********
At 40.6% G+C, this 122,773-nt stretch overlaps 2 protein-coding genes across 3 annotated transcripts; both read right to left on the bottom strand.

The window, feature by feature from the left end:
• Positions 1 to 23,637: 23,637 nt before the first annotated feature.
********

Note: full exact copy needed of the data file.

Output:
At 40.6% G+C, this 122,773-nt stretch overlaps 2 protein-coding genes across 3 annotated transcripts; both read right to left on the bottom strand.

The window, feature by feature from the left end:
• Positions 1 to 23,637: 23,637 nt before the first annotated feature.